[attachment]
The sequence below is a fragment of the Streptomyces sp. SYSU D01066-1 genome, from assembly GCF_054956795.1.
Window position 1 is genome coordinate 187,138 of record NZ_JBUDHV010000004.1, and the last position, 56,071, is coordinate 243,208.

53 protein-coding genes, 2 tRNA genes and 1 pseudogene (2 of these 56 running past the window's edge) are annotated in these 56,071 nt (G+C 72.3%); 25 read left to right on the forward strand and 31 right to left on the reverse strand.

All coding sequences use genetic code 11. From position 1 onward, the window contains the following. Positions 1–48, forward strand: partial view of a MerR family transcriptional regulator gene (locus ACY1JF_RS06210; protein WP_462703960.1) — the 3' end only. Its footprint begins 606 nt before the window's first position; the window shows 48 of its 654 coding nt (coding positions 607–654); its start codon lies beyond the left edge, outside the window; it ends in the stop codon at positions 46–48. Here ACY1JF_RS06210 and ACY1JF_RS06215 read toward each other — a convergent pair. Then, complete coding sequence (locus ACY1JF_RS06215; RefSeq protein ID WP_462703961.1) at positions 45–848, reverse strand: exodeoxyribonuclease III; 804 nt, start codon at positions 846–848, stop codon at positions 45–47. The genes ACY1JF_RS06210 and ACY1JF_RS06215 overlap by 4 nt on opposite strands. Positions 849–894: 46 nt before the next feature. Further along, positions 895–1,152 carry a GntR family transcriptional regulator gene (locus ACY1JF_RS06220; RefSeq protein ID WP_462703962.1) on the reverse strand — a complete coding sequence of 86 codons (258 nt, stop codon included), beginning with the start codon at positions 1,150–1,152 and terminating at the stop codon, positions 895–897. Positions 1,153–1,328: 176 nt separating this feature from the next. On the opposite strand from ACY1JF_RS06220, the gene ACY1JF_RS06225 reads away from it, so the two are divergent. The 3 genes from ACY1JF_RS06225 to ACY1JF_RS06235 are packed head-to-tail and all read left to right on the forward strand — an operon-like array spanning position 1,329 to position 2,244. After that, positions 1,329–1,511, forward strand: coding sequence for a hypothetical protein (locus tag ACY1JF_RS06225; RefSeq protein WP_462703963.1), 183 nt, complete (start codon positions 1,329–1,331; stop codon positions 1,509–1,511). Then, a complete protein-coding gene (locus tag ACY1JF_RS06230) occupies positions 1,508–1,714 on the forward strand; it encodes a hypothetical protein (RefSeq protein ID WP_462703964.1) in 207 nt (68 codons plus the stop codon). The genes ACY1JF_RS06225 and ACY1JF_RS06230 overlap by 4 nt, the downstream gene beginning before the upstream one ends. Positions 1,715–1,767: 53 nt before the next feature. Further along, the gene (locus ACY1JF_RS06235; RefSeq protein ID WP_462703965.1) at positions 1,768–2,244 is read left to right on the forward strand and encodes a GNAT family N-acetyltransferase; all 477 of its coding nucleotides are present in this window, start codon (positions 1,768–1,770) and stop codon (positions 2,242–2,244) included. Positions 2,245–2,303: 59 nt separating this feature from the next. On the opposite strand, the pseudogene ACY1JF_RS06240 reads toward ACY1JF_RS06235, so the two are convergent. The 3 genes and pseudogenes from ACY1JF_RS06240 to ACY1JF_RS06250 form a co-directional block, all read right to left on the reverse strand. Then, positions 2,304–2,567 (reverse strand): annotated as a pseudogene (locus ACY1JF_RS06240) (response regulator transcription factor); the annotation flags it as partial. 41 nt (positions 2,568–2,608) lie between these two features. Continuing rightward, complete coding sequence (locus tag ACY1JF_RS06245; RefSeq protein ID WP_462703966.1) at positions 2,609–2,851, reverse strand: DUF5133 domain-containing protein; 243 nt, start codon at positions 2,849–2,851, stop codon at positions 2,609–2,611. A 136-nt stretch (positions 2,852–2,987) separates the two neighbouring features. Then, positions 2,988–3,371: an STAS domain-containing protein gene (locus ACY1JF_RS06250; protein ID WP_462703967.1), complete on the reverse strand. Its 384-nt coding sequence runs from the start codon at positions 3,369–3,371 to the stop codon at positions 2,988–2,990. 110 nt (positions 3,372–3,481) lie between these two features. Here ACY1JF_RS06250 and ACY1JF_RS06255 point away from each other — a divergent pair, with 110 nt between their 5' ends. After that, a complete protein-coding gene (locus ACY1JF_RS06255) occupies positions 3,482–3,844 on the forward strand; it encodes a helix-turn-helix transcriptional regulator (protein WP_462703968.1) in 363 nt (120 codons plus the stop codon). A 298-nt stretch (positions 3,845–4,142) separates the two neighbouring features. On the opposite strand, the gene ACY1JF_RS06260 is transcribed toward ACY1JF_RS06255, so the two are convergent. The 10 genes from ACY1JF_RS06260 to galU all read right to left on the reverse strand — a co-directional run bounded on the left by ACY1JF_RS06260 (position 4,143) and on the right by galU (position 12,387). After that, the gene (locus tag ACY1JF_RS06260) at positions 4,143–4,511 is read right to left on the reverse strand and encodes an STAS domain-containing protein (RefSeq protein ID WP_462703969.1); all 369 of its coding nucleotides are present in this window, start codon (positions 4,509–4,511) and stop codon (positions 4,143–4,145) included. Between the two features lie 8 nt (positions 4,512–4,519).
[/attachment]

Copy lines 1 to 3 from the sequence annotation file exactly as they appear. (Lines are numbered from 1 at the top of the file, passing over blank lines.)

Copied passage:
The sequence below is a fragment of the Streptomyces sp. SYSU D01066-1 genome, from assembly GCF_054956795.1.
Window position 1 is genome coordinate 187,138 of record NZ_JBUDHV010000004.1, and the last position, 56,071, is coordinate 243,208.

53 protein-coding genes, 2 tRNA genes and 1 pseudogene (2 of these 56 running past the window's edge) are annotated in these 56,071 nt (G+C 72.3%); 25 read left to right on the forward strand and 31 right to left on the reverse strand.